We had the good fortune of connecting with Erin Parish and we’ve shared our conversation below.
Hi Erin, how has your work-life balance changed over time?
My focus always has been the work. As an artist working doesn’t end when you leave the studio. It is a lifestyle, a way of literally seeing the world. As an artist one’s works need to be a form of worship. The mysteries of inspiration, of the garnering of the answers to improve or finish a piece, do not come on a schedule or based on proximity to the work. One can sit in the studio all day and not have an essentially productive idea. At this point in time, in comparison to when I was in my twenties and thirties, I spend more time comfortably in dialogue with the work outside of the room in which I make my paintings. It is always there. At this point, I find that time daydreaming, for example, can be a very rich time for inspiration and the flow of ideas. The balance between “work time” and “non-work time” is unlike that of a non-creative person, there is no time in which my brain is not striving to give me information about the paintings. I do not strive to have a distinction between work and life as they are one and the same.
Can you open up a bit about your work and career? We’re big fans and we’d love for our community to learn more about your work.
To be a creative one needs put ones all into it. If it were easy everybody would do it. There are times at which I literally bemoan the difficulty of making non-objective work. To have one’s work noticed is beyond a full-time job. Maybe if there were just a few creatives out there and many sales and exhibition opportunities, one could chill. But the level of competition is ever increasing as there is a notion that it is a lucrative career choice. I went to Bennington College and we had a non-resident term in the winter months. It was the students’ responsibility to gain experience in one’s field and I always went to New York City and worked in galleries, museums, and as an artist assistant. The professors at the school stressed that one’s creative life had to come first. The simplest way to overcome challenges is to put one foot in front of the other and not to worry too much about the outcome. Faith in oneself is essential, yet self-doubt is part of the process in honing the work. What I most want people to see about my career is how influenced I was by the support I received from my parents and their friends. I have never had a day in which artwork was unimportant as I grew up around and in it. Rather than having a Barbie townhouse to play with they gave me high quality art supplies as a child. It began before I can remember. My mom tells a story of putting a big book of Picasso’s work in my playpen which captured my attention so she could paint. I would start to fidget after some time and she would turn the page and I would become reengaged.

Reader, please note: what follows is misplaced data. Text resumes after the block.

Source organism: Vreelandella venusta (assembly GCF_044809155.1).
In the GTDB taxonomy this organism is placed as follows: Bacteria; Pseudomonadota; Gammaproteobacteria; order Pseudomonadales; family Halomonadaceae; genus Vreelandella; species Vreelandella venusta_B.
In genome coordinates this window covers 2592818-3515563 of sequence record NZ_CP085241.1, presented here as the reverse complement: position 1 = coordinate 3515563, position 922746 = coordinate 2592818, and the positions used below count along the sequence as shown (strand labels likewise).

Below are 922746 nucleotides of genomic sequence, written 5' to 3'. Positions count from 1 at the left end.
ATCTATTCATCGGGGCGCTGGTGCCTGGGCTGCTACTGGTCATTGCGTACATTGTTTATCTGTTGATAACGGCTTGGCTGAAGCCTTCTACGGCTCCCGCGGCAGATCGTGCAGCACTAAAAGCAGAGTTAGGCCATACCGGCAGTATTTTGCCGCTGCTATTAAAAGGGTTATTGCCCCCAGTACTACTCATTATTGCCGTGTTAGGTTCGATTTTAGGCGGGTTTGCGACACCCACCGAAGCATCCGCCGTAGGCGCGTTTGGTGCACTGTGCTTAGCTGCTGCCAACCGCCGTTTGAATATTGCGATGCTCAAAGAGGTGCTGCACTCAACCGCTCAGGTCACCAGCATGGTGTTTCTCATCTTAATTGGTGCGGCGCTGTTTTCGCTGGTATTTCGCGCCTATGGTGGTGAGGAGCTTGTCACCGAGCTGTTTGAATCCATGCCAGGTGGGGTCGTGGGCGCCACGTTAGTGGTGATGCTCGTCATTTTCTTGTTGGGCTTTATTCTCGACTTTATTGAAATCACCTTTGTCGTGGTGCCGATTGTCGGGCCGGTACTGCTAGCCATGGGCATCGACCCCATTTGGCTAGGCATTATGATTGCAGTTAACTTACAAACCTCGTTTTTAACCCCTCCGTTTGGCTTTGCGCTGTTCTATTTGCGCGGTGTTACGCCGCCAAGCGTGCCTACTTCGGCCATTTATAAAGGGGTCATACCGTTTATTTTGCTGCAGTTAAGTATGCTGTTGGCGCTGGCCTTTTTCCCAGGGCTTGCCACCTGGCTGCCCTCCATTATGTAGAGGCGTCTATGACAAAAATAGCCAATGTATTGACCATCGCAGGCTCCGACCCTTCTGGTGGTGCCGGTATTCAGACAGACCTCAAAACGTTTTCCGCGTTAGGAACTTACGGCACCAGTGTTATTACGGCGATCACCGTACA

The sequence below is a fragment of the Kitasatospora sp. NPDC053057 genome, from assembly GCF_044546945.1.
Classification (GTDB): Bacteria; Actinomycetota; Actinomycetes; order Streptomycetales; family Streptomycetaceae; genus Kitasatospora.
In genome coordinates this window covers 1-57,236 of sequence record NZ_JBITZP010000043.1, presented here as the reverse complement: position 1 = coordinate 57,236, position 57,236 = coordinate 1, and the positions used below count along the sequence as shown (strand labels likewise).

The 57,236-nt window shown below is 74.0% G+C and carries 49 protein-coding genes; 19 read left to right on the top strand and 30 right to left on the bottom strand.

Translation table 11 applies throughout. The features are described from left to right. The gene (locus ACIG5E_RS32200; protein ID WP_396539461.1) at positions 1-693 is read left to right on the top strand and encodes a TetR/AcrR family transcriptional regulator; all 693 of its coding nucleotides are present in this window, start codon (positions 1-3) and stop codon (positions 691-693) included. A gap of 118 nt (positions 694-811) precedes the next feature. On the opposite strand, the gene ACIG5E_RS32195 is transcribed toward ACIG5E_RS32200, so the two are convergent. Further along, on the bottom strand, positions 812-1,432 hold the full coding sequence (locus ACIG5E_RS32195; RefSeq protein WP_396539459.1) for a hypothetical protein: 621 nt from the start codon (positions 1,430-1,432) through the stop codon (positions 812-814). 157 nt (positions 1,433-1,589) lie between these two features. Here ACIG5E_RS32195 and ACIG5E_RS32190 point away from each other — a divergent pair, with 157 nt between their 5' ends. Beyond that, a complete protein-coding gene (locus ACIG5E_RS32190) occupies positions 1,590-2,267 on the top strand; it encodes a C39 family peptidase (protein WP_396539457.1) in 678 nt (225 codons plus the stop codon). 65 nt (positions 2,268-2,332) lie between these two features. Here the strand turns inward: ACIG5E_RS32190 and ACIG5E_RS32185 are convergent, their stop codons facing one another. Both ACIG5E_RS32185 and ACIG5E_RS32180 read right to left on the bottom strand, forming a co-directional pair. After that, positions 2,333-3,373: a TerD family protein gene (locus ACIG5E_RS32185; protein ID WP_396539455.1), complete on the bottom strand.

If you had a friend visiting you, what are some of the local spots you’d want to take them around to?
In having people visit Miami for the first time I always take them to Bongos/Larios on Ocean Drive for Cuban food. The architecture of Ocean Drive continues to impress me and my friends are usually interested in architecture. I take them to the Laundromat Art Space where I, as well as about 10 other artists, have my studio. This is in Little Haiti. We have coffee at Ti Georges in the Haitian Community Center. Lunch is usually at an Argentinian restaurant in the neighborhood. Friends get a taste of the diversity of cultures that make up Miami, and makes Miami unlike any other city. A drive through Wynwood is always on the roster for first-timers. The painted walls have continued to evolve over the years and become a palimpsest of cultural references. A visit to the Design District is a good contrast from the boutiques of Wynwood. Prada, Tome Ford, Miu Miu et cetera have done a first-class job of having flagship stores in this neighborhood. As for nightlife, some people enjoy the mega clubs. Don’t Sit on the Furniture is a favorite of mine, as well as Kill your Idols. The Electric Pickle was on the top of my list before it closed.
The Shoutout series is all about recognizing that our success and where we are in life is at least somewhat thanks to the efforts, support, mentorship, love and encouragement of others. So is there someone that you want to dedicate your shoutout to?
I am fortunate enough to have my parents and my husband on the top of the Shoutout list. My parents and their spouses are all artists, which explains the depth of their understanding of my work and what is necessary. My dad gave me my first studio when I was eleven and I have had one consistently since that time in 1979. It is by my parents’ example that I have learned that one needs to work every day on some aspect of one’s career. My husband is hugely supportive of whatever I need to make the work. During this time of COVID I have taken over one of our bathrooms in our apartment as a temporary studio. I was also using a wall in the living room, at his urging, as a painting space. I express my undying gratitude towards the people in my life who have offered me such tangible, and consistent, support.